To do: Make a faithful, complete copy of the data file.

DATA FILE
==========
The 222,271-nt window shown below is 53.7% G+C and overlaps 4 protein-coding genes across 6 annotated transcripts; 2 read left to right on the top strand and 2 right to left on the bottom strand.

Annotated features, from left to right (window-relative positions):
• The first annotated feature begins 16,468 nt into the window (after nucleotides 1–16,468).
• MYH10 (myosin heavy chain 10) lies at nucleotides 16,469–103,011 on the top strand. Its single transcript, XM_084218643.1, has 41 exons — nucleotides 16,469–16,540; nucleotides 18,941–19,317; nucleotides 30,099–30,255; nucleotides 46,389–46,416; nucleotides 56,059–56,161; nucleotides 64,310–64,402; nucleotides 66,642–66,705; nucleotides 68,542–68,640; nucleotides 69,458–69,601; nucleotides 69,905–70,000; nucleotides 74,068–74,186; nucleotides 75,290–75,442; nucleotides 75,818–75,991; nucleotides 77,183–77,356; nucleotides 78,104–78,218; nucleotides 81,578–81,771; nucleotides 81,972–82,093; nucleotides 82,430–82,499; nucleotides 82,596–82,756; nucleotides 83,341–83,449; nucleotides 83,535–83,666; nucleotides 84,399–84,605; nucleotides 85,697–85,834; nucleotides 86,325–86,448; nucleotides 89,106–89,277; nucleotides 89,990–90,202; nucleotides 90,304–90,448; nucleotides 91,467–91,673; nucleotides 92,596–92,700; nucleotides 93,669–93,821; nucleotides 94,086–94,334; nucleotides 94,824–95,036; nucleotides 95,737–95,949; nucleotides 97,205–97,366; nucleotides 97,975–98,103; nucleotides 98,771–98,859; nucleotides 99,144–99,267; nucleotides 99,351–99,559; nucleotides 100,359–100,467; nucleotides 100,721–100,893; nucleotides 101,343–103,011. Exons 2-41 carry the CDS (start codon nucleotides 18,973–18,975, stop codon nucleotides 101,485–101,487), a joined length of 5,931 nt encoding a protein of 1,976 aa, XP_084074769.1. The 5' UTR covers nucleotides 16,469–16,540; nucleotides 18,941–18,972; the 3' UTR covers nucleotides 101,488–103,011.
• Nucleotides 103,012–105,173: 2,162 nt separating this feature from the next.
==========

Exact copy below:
The 222,271-nt window shown below is 53.7% G+C and overlaps 4 protein-coding genes across 6 annotated transcripts; 2 read left to right on the top strand and 2 right to left on the bottom strand.

Annotated features, from left to right (window-relative positions):
• The first annotated feature begins 16,468 nt into the window (after nucleotides 1–16,468).
• MYH10 (myosin heavy chain 10) lies at nucleotides 16,469–103,011 on the top strand. Its single transcript, XM_084218643.1, has 41 exons — nucleotides 16,469–16,540; nucleotides 18,941–19,317; nucleotides 30,099–30,255; nucleotides 46,389–46,416; nucleotides 56,059–56,161; nucleotides 64,310–64,402; nucleotides 66,642–66,705; nucleotides 68,542–68,640; nucleotides 69,458–69,601; nucleotides 69,905–70,000; nucleotides 74,068–74,186; nucleotides 75,290–75,442; nucleotides 75,818–75,991; nucleotides 77,183–77,356; nucleotides 78,104–78,218; nucleotides 81,578–81,771; nucleotides 81,972–82,093; nucleotides 82,430–82,499; nucleotides 82,596–82,756; nucleotides 83,341–83,449; nucleotides 83,535–83,666; nucleotides 84,399–84,605; nucleotides 85,697–85,834; nucleotides 86,325–86,448; nucleotides 89,106–89,277; nucleotides 89,990–90,202; nucleotides 90,304–90,448; nucleotides 91,467–91,673; nucleotides 92,596–92,700; nucleotides 93,669–93,821; nucleotides 94,086–94,334; nucleotides 94,824–95,036; nucleotides 95,737–95,949; nucleotides 97,205–97,366; nucleotides 97,975–98,103; nucleotides 98,771–98,859; nucleotides 99,144–99,267; nucleotides 99,351–99,559; nucleotides 100,359–100,467; nucleotides 100,721–100,893; nucleotides 101,343–103,011. Exons 2-41 carry the CDS (start codon nucleotides 18,973–18,975, stop codon nucleotides 101,485–101,487), a joined length of 5,931 nt encoding a protein of 1,976 aa, XP_084074769.1. The 5' UTR covers nucleotides 16,469–16,540; nucleotides 18,941–18,972; the 3' UTR covers nucleotides 101,488–103,011.
• Nucleotides 103,012–105,173: 2,162 nt separating this feature from the next.